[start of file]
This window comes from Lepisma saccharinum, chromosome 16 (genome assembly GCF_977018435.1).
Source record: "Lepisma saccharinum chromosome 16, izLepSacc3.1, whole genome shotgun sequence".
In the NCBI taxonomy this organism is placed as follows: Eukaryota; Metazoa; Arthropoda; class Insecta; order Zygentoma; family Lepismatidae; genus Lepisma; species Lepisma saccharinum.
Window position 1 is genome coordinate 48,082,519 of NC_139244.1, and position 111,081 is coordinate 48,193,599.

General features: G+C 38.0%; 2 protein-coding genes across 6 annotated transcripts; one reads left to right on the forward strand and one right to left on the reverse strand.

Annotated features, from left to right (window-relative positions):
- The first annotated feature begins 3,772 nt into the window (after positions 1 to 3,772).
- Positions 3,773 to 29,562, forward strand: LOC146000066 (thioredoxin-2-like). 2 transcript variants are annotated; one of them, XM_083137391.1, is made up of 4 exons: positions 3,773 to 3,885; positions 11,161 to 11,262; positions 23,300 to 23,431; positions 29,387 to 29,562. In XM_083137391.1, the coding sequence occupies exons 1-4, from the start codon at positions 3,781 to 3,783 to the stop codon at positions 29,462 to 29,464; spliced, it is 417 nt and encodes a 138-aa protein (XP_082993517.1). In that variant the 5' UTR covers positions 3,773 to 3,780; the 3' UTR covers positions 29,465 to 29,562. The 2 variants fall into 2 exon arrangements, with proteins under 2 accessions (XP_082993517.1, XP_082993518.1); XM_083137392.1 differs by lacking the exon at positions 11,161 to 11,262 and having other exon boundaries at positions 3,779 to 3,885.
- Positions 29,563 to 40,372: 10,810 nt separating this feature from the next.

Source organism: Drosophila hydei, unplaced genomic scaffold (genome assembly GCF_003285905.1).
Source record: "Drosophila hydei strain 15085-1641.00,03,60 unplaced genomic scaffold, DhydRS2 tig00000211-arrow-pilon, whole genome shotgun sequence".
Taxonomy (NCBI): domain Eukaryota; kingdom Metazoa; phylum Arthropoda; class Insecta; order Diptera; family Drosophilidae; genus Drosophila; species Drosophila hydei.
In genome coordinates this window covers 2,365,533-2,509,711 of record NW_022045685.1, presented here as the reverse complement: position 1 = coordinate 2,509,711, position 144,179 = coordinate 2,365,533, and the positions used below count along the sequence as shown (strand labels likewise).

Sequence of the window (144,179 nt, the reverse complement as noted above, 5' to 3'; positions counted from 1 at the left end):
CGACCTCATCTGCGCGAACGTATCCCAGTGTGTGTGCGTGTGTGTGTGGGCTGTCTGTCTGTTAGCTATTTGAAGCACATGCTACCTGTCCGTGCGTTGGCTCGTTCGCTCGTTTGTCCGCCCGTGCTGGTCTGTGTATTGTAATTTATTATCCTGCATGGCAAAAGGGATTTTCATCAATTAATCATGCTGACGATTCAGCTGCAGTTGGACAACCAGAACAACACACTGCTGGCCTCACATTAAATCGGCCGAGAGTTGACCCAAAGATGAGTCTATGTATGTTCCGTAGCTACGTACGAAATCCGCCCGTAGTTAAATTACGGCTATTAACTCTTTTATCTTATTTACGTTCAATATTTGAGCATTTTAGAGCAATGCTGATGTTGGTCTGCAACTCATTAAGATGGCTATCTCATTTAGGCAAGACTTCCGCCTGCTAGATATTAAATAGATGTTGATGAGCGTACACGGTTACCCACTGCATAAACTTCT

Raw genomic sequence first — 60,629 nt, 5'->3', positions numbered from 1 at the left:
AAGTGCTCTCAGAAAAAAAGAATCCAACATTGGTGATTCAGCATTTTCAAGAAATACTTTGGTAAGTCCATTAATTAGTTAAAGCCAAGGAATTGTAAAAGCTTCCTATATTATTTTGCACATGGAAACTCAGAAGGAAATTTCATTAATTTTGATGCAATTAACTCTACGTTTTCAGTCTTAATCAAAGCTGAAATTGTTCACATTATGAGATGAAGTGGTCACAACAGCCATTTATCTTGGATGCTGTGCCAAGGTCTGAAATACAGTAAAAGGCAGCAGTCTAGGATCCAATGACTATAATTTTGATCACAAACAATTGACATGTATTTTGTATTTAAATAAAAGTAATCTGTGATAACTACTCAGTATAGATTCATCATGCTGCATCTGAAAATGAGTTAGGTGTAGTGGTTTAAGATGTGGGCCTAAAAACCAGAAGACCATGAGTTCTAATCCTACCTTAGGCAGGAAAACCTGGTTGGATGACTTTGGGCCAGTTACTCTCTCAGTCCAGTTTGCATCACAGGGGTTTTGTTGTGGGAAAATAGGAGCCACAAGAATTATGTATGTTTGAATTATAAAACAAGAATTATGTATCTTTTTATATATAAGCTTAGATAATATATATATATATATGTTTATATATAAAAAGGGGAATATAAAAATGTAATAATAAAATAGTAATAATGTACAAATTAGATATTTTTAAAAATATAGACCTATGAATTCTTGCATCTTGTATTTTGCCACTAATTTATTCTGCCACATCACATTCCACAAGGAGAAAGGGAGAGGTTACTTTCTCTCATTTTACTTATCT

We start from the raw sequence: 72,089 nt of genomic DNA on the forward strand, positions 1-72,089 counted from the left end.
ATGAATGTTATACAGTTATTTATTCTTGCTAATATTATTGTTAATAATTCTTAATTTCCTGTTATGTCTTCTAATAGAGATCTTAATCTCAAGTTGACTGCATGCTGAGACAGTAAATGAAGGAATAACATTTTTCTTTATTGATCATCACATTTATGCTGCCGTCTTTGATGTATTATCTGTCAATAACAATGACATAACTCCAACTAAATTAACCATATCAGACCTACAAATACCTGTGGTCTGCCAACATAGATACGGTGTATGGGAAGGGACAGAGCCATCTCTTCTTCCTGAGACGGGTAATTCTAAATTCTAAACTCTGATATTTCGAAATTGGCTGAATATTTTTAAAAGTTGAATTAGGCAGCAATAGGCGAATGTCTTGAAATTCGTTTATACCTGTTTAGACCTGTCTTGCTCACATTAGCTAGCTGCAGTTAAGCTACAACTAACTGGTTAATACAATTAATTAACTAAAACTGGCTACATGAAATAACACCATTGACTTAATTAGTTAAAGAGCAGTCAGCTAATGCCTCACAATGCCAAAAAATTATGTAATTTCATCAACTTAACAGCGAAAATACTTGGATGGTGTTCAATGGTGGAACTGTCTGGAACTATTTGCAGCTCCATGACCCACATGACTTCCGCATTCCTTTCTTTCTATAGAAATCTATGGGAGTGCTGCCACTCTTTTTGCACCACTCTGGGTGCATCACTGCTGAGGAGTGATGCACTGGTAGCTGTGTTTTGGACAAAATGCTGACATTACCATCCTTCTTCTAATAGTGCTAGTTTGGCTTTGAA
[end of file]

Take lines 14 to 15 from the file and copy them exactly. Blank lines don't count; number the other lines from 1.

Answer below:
Sequence of the window (144,179 nt, the reverse complement as noted above, 5' to 3'; positions counted from 1 at the left end):
CGACCTCATCTGCGCGAACGTATCCCAGTGTGTGTGCGTGTGTGTGTGGGCTGTCTGTCTGTTAGCTATTTGAAGCACATGCTACCTGTCCGTGCGTTGGCTCGTTCGCTCGTTTGTCCGCCCGTGCTGGTCTGTGTATTGTAATTTATTATCCTGCATGGCAAAAGGGATTTTCATCAATTAATCATGCTGACGATTCAGCTGCAGTTGGACAACCAGAACAACACACTGCTGGCCTCACATTAAATCGGCCGAGAGTTGACCCAAAGATGAGTCTATGTATGTTCCGTAGCTACGTACGAAATCCGCCCGTAGTTAAATTACGGCTATTAACTCTTTTATCTTATTTACGTTCAATATTTGAGCATTTTAGAGCAATGCTGATGTTGGTCTGCAACTCATTAAGATGGCTATCTCATTTAGGCAAGACTTCCGCCTGCTAGATATTAAATAGATGTTGATGAGCGTACACGGTTACCCACTGCATAAACTTCT